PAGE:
Comment: InMobi is now one of the largest mobile ad businesses that has not gone public. Our back-of-the-envelope math suggests InMobi's annual revenues could be ~$372 million annually. IDC puts InMobi's U.S. revenue alone at ~$40 million. Note that the company is not likely to be profitable, based on its employee base and this revenue estimate.
1. PINTEREST: ON THE SAME TRACK AS FACEBOOK AND TWITTER
CEO: Ben Silbermann
Estimated revenues: unknown.
Total venture funding: $338 million
Comment: Pinterest is about to launch its Ads API, the portal that will allow adtech companies to plug in to the Pinterest platform and begin serving ads at Pinterest users. Notably, both Facebook and Twitter did the same thing months before their IPOs. Pinterest already provides up to a quarter of all incoming traffic to online retail and e-commerce sites.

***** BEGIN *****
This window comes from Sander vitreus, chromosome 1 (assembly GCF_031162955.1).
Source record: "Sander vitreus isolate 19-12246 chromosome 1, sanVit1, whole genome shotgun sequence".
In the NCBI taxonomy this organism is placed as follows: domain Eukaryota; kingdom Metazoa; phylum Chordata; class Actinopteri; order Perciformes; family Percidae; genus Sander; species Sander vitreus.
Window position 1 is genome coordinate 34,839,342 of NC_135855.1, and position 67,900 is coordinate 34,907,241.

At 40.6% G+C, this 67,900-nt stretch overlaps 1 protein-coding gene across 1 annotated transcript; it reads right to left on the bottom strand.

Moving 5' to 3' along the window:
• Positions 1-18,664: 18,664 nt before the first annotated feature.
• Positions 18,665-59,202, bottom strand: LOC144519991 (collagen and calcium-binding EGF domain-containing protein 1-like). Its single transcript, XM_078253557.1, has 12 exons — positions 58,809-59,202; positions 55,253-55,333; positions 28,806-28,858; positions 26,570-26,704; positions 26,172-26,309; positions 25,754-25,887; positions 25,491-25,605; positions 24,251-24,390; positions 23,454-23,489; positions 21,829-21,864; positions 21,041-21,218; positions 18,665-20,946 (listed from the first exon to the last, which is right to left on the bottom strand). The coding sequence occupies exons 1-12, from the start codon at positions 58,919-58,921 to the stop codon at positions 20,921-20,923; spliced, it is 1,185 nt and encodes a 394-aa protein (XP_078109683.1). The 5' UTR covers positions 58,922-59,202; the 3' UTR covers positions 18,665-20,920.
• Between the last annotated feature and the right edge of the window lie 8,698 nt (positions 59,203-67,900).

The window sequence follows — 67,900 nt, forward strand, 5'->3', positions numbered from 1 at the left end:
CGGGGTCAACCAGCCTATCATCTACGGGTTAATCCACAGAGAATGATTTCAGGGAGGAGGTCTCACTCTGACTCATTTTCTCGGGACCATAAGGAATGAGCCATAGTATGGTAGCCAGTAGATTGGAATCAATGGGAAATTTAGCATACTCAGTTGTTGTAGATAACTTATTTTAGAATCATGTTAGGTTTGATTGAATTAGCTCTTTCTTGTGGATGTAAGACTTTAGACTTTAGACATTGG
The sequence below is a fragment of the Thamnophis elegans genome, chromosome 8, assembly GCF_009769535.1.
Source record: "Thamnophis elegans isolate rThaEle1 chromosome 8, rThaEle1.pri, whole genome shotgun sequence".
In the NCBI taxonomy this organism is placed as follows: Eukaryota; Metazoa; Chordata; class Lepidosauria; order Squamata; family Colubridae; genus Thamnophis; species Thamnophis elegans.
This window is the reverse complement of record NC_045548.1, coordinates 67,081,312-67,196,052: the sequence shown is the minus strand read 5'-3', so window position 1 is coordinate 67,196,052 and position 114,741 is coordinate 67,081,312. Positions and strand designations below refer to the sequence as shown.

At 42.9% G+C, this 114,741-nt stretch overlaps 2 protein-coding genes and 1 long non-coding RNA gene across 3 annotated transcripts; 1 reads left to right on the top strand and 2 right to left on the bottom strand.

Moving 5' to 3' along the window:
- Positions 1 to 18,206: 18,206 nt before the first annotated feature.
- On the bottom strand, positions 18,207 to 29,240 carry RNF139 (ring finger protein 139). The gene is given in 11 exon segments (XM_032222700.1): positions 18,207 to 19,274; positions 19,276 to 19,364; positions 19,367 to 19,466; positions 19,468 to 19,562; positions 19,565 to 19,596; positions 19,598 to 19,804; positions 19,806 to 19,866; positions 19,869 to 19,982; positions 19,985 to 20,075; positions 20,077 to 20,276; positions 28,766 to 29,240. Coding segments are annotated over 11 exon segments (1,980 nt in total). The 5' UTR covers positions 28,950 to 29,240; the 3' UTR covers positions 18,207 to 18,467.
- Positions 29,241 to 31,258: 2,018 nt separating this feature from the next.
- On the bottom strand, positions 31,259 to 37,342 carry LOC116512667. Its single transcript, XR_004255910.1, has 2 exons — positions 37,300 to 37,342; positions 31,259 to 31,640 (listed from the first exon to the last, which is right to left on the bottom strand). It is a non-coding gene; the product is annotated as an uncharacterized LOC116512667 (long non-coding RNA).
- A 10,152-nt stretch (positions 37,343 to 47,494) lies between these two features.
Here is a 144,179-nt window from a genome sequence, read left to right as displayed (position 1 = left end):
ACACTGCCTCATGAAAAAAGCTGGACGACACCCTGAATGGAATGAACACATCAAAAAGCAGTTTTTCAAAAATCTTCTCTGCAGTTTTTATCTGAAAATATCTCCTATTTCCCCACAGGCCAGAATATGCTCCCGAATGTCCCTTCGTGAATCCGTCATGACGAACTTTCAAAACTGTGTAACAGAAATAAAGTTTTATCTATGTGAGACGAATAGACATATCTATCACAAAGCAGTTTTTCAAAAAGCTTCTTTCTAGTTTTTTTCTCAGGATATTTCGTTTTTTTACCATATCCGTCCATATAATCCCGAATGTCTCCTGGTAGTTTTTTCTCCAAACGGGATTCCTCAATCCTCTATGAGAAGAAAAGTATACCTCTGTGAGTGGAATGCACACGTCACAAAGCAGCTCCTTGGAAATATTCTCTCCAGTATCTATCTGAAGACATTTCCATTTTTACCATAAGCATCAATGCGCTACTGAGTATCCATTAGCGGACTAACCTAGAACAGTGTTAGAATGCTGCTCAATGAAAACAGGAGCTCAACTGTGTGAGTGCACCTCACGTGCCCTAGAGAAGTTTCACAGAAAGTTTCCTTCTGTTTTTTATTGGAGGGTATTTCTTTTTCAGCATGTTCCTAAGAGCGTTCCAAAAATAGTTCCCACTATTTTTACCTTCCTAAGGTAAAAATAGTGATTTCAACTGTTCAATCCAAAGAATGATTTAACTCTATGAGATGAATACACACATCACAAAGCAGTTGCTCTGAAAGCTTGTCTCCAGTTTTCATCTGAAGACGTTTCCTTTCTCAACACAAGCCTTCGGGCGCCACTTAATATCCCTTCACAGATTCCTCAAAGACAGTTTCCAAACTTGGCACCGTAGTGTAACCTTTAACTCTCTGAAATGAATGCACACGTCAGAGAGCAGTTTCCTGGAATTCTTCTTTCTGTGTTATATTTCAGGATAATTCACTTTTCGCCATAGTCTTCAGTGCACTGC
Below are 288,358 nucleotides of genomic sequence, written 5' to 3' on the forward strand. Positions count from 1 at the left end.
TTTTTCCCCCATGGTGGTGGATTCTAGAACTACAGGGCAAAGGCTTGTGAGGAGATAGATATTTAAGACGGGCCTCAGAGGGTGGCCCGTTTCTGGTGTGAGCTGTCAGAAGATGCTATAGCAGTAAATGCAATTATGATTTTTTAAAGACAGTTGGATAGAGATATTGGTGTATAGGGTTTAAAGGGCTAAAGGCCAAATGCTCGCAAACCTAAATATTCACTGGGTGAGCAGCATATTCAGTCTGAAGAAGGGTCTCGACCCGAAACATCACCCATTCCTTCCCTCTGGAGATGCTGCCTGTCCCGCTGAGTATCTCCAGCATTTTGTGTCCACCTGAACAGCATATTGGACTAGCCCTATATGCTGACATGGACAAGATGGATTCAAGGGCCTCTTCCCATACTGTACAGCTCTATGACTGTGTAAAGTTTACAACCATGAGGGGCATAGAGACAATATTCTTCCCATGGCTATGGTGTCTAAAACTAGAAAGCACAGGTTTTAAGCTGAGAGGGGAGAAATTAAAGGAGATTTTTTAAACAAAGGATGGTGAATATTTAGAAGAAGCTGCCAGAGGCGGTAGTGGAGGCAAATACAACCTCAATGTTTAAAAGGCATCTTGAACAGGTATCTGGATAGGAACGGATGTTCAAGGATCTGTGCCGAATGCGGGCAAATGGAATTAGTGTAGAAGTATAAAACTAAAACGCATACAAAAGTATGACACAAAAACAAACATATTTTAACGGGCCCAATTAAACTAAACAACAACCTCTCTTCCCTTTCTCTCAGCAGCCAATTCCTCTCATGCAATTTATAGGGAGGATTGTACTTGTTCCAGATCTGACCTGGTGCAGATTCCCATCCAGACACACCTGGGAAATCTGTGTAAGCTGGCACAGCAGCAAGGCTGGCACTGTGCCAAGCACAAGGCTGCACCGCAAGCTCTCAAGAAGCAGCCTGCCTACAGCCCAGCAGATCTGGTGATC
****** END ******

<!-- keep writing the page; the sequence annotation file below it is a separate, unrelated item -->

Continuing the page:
METHODOLOGY: HOW THIS LIST IS RANKED
We looked at the following factors when we adjust our ranking and publish a new version of the list:
Revenues: This is the single most important factor in our ranking. Companies with robust businesses have revenues they can talk about in dollars (not blind percentage "growth" claims). Companies that are modest about their revenues are usually modest for good reason.
Total employees: Companies tend to hire more people because they're handling more business. Headcount is a good proxy for growth.
Funding: Investors tend to want their money back. So companies that have taken a lot of investment funding are under greater pressure to IPO than those that have not.
Reputation: It's great that some companies like to grow quietly without the distraction of the media spotlight — we're happy to ignore them.